Tuesday, September 23, 2014

Bit by bit

Today, a cornucopia of computing consequences ...

A calculating mind ...?
Last June I posted ("Less than meets the AI") about the program that "passed" the Turing test, and that this milestone seemed more a demonstration of natural gullibility than of artificial intelligence. Hence, I was pleased to read about an improved -- and more meaningful -- proposed test of a program's intelligence. See (from IEEE Spectrum), "Can Winograd Schemas Replace Turing Test for Defining Human-Level AI?"

Conceptually, the Turing Test is still valid, but we need a better practical process for testing artificial intelligence. A new AI contest, sponsored by Nuance Communications and CommonsenseReasoning.org, is offering a US $25,000 prize to an AI that can successfully answer what are called Winograd schemas, named after Terry Winograd, a professor of computer science at Stanford University.

Here's an example of one:

The trophy doesn't fit in the brown suitcase because it is too big. What is too big?

The trophy, obviously. But it's not obvious. It's obvious to us, because we know all about trophies and suitcases. We don't even have to "think" about it; it's almost intuitive. But for a computer program, it's unclear what the "it" refers to. To be successful at answering a question like this, an artificial intelligence must have some background knowledge and the ability to reason.

From the Department of It Ought to Be Obvious, see (from Forbes), "It Does Matter That The White House Cybersecurity Czar Lacks Technical Chops." The author, Robert Lee, describes himself as "an active-duty Air Force Cyber Warfare Operations Officer and a cofounder of Dragos Security."

Of course the Czar-dine at issue opines that it's fine he doesn't have a cyber-security background. Maybe we shouldn't be surprised then (offered by PC World) that "Botnet malware discovered on Healthcare.gov server."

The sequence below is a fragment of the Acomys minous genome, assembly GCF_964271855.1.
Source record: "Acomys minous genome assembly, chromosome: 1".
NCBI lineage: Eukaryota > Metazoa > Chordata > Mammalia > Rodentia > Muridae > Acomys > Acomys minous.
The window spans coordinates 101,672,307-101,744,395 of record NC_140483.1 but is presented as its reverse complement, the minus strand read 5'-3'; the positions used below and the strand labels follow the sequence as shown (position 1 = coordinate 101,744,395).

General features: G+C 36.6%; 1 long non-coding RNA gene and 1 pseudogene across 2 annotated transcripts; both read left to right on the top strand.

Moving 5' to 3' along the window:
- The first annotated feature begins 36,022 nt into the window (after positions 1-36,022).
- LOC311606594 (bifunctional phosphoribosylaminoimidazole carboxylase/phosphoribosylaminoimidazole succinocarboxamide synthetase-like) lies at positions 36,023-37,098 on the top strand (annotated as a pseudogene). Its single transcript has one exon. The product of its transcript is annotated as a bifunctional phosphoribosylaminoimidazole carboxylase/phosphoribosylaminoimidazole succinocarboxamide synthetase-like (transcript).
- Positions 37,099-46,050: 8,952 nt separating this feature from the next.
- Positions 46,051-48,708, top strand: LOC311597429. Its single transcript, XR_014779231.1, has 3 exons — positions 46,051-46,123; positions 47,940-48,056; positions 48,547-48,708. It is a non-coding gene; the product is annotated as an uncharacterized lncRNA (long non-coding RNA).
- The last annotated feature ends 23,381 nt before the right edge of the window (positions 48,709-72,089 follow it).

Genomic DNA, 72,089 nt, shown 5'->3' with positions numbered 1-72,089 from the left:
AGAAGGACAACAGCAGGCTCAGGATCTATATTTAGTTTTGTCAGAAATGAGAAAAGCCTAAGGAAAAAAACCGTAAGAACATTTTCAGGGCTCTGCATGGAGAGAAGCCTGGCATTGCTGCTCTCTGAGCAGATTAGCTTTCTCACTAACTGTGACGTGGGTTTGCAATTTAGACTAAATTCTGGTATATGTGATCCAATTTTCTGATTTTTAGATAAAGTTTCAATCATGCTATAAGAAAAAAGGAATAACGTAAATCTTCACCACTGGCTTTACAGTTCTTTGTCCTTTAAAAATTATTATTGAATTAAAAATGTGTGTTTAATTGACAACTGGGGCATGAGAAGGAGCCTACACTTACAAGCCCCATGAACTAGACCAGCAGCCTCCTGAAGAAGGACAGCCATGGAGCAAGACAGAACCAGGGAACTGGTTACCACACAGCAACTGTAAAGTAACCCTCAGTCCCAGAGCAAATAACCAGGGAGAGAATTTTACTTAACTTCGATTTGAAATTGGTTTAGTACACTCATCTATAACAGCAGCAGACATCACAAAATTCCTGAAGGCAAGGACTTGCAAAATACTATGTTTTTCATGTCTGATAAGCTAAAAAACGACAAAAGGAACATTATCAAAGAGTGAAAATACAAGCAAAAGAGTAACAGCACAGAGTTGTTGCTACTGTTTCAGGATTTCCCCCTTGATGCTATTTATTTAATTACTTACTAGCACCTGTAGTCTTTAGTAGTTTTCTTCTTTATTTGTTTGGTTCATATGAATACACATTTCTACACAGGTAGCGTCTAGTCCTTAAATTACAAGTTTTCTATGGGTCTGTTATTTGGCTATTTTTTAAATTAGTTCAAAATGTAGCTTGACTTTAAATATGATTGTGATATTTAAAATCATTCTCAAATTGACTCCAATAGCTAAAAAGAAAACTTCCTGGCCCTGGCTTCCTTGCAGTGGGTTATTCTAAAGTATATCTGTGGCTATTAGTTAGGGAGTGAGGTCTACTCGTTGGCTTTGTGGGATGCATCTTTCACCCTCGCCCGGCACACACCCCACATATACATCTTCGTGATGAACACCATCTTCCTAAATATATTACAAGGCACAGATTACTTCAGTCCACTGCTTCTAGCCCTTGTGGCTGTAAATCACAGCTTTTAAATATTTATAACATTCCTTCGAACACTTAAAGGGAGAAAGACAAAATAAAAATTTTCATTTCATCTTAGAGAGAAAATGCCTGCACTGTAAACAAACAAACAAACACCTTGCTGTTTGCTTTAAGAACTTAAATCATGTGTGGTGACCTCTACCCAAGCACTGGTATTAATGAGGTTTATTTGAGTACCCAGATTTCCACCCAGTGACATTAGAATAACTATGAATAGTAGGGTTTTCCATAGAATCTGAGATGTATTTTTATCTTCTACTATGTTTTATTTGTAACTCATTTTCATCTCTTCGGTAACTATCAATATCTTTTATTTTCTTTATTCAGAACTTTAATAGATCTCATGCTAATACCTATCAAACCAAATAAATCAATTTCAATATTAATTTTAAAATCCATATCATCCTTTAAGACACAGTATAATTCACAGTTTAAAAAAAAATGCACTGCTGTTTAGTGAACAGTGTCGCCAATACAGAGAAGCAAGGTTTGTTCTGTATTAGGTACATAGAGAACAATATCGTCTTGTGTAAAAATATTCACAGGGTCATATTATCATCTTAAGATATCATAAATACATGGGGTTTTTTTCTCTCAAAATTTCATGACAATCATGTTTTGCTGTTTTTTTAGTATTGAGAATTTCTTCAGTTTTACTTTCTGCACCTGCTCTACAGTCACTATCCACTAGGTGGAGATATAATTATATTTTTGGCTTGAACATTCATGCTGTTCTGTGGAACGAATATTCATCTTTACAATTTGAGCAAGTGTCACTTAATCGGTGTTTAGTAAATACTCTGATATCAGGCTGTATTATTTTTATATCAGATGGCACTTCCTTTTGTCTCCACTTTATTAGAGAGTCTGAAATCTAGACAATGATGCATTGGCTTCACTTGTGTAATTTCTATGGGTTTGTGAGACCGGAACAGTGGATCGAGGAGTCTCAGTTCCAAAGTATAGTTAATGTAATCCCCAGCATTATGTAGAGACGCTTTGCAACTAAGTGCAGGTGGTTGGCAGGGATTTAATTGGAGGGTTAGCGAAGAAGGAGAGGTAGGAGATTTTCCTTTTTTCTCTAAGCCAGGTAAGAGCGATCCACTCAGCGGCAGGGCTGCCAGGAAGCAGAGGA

Searching government networks for vulnerable servers, the hacker was able to break-in because the server's default password had not been changed, according to The Wall Street Journal. Even the U.S. government, it seems, can do with a refresher course every now and then on security.  

Alan Turing 100th birthday doodle
Have you followed the debate over the so-called right to be forgotten, under which search engines can be ordered to not serve up deleterious information? There are exceptions, of course. One such exception applies to the famous -- only who counts as famous? Are you famous? Check out (from the Washington Post) -- and then find out --  "Does Google think you’re famous?"

Do you lie awake nights wondering whether killer robots are after you? Then (a) stop eating pizza and tacos near bedtime and (b) check out (again from the Washington Post), "The SkyNet factor: Four myths about science fiction and the killer robot debate." Then you'll have good cause (besides indigestion) for your insomnia ....

Then there's the new iWatch. Talk about a solution in search of a problem. See (from Mashable), "Sharing Your Heartbeat Over Apple Watch Is the New Sexting."

Let's end this post on an upbeat note. Yahoo News offers us computing-centric product news that (unlike the iWatch) I find to be seriously clever. See "Indian start-up launches shoes that show you the way."

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